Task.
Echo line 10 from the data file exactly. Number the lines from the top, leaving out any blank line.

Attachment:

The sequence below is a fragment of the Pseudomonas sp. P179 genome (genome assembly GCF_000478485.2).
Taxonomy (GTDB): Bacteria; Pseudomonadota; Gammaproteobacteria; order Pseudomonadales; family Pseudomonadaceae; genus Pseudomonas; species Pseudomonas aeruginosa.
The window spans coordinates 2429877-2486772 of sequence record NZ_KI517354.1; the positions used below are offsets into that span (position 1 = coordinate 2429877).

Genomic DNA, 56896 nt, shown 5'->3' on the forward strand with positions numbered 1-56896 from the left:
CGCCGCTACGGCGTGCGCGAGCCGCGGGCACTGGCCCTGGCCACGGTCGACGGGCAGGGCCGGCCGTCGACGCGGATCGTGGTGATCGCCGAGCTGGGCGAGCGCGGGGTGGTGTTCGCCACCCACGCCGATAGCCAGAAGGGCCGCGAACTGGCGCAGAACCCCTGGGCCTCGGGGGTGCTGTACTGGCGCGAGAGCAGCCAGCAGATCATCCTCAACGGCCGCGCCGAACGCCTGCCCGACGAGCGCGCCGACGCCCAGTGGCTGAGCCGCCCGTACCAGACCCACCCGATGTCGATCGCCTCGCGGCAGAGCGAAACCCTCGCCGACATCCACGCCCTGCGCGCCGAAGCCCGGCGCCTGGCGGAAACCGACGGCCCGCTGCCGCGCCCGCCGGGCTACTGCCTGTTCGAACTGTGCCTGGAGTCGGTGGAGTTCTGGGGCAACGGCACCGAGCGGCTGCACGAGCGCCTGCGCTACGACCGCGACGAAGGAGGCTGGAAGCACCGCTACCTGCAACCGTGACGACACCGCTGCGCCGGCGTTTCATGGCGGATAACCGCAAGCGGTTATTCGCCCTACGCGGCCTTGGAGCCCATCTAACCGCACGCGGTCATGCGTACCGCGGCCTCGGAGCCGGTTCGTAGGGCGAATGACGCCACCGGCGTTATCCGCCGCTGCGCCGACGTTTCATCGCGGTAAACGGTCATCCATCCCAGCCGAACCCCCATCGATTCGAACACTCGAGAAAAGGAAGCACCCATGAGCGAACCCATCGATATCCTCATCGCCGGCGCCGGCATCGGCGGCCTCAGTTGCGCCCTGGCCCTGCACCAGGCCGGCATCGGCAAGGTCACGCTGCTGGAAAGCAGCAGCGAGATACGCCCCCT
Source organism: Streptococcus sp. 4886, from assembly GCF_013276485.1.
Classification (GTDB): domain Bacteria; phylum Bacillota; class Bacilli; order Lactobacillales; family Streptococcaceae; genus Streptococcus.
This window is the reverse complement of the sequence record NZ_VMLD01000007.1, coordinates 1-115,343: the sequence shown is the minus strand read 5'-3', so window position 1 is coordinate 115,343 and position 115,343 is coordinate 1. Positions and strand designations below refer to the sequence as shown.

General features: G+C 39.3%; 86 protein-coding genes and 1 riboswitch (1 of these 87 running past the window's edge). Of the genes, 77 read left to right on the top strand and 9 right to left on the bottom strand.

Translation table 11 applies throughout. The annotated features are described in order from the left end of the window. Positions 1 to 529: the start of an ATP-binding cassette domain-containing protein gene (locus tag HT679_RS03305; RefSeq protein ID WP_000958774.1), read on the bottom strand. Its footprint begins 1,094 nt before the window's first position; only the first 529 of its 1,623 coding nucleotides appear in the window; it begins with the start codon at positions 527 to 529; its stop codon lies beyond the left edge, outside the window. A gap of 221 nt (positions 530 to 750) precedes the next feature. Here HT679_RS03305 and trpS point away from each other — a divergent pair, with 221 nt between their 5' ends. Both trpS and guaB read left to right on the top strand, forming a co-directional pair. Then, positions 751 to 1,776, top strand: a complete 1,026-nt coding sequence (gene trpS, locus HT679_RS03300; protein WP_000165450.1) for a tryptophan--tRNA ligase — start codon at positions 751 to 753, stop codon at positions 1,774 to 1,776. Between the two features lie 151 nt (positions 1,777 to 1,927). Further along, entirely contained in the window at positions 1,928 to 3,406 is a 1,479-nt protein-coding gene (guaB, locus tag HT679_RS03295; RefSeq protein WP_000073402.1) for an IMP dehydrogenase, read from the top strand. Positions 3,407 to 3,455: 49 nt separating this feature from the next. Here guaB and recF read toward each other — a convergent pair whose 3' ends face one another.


Translation table 11 applies throughout. The annotated features are described in order from the left end of the window. Positions 1 to 529: the start of an ATP-binding cassette domain-containing protein gene (locus tag HT679_RS03305; RefSeq protein ID WP_000958774.1), read on the bottom strand. Its footprint begins 1,094 nt before the window's first position; only the first 529 of its 1,623 coding nucleotides appear in the window; it begins with the start codon at positions 527 to 529; its stop codon lies beyond the left edge, outside the window. A gap of 221 nt (positions 530 to 750) precedes the next feature. Here HT679_RS03305 and trpS point away from each other — a divergent pair, with 221 nt between their 5' ends. Both trpS and guaB read left to right on the top strand, forming a co-directional pair. Then, positions 751 to 1,776, top strand: a complete 1,026-nt coding sequence (gene trpS, locus HT679_RS03300; protein WP_000165450.1) for a tryptophan--tRNA ligase — start codon at positions 751 to 753, stop codon at positions 1,774 to 1,776. Between the two features lie 151 nt (positions 1,777 to 1,927). Further along, entirely contained in the window at positions 1,928 to 3,406 is a 1,479-nt protein-coding gene (guaB, locus tag HT679_RS03295; RefSeq protein WP_000073402.1) for an IMP dehydrogenase, read from the top strand. Positions 3,407 to 3,455: 49 nt separating this feature from the next. Here guaB and recF read toward each other — a convergent pair whose 3' ends face one another.